An expanding student population

Admissions in hopes to reach 7,000 undergraduates by 2019

By on September 7, 2016
Erin Kane

Lunch and post office lines are longer than ever before, entry level class sizes are increasing, new parking protocols have been implemented and sophomores are living on the York Hill campus.

Quinnipiac has a goal to reach 7,000 undergraduate students within the next two years, according to Vice President for Admissions and Financial Aid, Joan Isaac Mohr. According to the Quinnipiac website, there are 6,703 undergraduate students currently enrolled.

In 2014, the freshman class size was originally supposed to be 1,800 students. Admissions enrolled 1,650 students for the current junior class and that small class size resulted in budget problems, according to Mohr. Over the last two years, admissions has been accepting more students, trying to make up for that small junior class.

“The goal over the next two years is to achieve 7,000 and then at that point there is no additional growth planned,” Mohr said. “In terms of the residence halls, if we spread them out appropriately as well as classrooms, I think we can support 7,000.”

Sophomore Shannon Livingston said more students could be really beneficial for the university.

“With more students coming in, QU will have more money to spend on academics and new professors,” Livingston said. “There has also been talk that in a couple years main campus will be all freshmen, and North Haven campus will house all health science majors. That really divides QU, we wouldn’t be as unified.”

The current freshman and sophomore classes are about 1,900 students each, according to Mohr. She said the university plans to keep that number consistent for a couple years until the goal has been reached.

“We accepted 100 more students this year than last, there will be a little bump when that junior class graduates,” she said. “Growth is always one way to increase your budget and availability, if the institution can handle it.”

Nicholas Camacho, a junior Biology major, does not think the university will be able to accommodate 7,000 students.

“It is already crowded enough, we have sophomores living on York, you can’t get food in between classes, it takes so long,” Camacho said. “It’s bad enough getting to campus on the shuttle, but parking is a nightmare. People do not know where to park and they put their cars where they aren’t supposed to.”

The university is accepting more students in hopes to align class sizes within schools and majors, according to Mohr.

“In terms of what we can serve our student population, part of it is balancing all of our different schools and majors,” said Mohr. “We recently started a School of Engineering and that first class was about 27 and now the most recent class is closer to 100 students.”

As the University grows, more students are becoming interested in the unique opportunities Quinnipiac has to offer, according to Mohr.

“Some of the things we are hoping for next year is more food options, places for people to go in terms of lunch,” Mohr said. “If sophomores have the option to live on York from the beginning, I think they’d find that attractive, and if we continue to put in the request for an expand on housing by a couple hundred beds, that would really help.”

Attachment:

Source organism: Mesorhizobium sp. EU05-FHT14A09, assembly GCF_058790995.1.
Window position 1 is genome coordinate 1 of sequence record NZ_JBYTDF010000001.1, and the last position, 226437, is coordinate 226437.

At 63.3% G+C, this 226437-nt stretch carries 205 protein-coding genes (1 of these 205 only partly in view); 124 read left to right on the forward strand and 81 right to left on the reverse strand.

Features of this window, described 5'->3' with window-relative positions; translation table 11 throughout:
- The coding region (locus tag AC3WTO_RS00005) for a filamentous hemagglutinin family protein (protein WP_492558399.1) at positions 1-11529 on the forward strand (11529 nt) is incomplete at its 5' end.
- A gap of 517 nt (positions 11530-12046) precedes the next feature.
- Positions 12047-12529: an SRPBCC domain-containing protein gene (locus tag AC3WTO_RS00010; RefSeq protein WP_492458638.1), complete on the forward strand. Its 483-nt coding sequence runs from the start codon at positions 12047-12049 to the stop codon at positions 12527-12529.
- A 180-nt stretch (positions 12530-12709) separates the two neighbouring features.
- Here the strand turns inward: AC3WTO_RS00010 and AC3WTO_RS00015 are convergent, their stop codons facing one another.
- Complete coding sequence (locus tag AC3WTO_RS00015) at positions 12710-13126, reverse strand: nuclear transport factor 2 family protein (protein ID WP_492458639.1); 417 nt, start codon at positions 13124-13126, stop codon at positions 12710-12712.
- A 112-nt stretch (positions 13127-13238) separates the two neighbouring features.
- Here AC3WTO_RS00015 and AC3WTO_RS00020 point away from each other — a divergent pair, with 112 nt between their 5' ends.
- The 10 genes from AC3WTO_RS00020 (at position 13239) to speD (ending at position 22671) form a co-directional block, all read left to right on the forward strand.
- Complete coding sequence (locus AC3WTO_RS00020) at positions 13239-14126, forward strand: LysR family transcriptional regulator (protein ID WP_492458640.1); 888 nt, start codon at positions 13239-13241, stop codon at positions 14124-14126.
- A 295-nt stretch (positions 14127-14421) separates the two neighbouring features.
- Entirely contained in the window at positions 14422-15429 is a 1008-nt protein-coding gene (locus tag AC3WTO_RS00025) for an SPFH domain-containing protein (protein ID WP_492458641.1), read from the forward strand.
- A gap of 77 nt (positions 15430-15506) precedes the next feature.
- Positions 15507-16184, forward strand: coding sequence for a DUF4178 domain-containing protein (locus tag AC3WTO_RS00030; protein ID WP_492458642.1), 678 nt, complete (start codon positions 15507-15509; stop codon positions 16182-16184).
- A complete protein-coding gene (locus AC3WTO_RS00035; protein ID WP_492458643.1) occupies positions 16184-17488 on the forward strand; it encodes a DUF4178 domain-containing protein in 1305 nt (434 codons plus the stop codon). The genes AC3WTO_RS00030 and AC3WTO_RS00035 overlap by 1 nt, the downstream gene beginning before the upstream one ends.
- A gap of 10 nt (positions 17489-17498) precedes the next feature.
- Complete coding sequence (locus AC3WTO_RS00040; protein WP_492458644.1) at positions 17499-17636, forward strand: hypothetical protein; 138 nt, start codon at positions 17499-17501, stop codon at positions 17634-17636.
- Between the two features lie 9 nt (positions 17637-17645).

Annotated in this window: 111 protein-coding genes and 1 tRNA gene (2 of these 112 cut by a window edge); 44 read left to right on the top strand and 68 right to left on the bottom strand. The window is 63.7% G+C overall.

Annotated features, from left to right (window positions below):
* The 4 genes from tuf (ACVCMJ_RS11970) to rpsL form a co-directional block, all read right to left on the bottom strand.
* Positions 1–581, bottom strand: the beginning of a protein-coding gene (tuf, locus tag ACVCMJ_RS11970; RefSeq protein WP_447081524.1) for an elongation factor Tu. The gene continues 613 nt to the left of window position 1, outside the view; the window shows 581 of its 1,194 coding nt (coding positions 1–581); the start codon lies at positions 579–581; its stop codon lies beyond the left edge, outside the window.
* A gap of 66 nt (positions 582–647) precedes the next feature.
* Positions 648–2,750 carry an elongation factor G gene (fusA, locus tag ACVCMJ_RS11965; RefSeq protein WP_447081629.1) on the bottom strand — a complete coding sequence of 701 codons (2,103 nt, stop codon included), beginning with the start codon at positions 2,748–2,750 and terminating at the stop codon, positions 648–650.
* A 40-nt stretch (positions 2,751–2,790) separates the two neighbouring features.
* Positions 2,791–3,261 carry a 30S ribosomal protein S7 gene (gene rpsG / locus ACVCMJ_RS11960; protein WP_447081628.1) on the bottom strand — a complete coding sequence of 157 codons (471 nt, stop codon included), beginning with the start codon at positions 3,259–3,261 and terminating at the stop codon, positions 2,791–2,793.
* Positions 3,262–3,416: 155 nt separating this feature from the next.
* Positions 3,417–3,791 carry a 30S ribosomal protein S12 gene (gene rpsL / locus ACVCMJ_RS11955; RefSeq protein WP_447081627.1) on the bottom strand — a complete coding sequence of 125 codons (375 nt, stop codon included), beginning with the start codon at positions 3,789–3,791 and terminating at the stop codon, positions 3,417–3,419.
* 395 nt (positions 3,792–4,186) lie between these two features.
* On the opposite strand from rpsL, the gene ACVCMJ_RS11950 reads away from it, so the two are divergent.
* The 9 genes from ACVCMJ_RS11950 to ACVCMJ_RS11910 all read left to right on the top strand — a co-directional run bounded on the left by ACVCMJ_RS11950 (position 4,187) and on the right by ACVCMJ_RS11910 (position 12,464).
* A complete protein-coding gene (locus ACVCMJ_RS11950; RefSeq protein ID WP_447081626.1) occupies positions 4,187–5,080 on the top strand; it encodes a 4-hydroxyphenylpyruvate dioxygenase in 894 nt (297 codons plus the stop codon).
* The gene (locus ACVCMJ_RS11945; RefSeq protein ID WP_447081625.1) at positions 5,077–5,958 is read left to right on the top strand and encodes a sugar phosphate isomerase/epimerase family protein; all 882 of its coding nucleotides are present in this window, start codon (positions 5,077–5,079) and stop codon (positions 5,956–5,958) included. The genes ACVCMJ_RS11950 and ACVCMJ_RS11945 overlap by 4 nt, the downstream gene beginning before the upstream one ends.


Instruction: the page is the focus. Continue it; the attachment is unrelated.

It is too soon for admissions to tell if the school plans on continuing the upward trend, even after reaching its 7,000 student goal. But there are plans to utilize the three campuses and have more students reside on the York Hill and even North Haven campuses, according to Mohr.

“We have on the drawing board an additional three hundred beds for York Hill that was denied by the town last year,” Mohr said. “Students next year will hopefully have the option to live in the flats on North Haven if that’s where their classes are.”

Although Melissa Frank, a junior Occupational Therapy major, thinks moving health science majors onto the North Haven campus would be convenient, she does not think that she would get her ideal college experience on a separate campus.

“The North Haven campus has a very professional feel to it which is great for classes and labs, but not for living,” Frank said. “Students need that casual homey place to escape to. Also the majority of students on North Haven like the idea of living in a house or apartment instead of a dorm. It would isolate the health science students even more than they already are by being on a completely different campus.”

Changing the university curriculum by eliminating QU201 and QU301 has freed up classrooms for other courses, according to Mohr.

“I think that [the campus flow] can depend on what major you’re in, what class you’re in, they’ve broadened the options for students,” Mohr said. “In the courses where it is appropriate to have labs or very small classes, such as the engineering labs, health science labs and biology labs, those are very small. I think going from to 24 to 26 students per class will not be a big problem.”

Camacho has experienced lack of seating in classrooms.

“I’m in an orgo class and there aren’t enough chairs for students, we have to sit in individual chairs with no desks,” he said.

Mohr has confidence and a positive outlook for the continual growth of the university.

“We’ve handled the growth very well and we are always looking for more ways to try and be more efficient in terms of assigning classroom space as well as faculty based on the needs to the program,” Mohr said.

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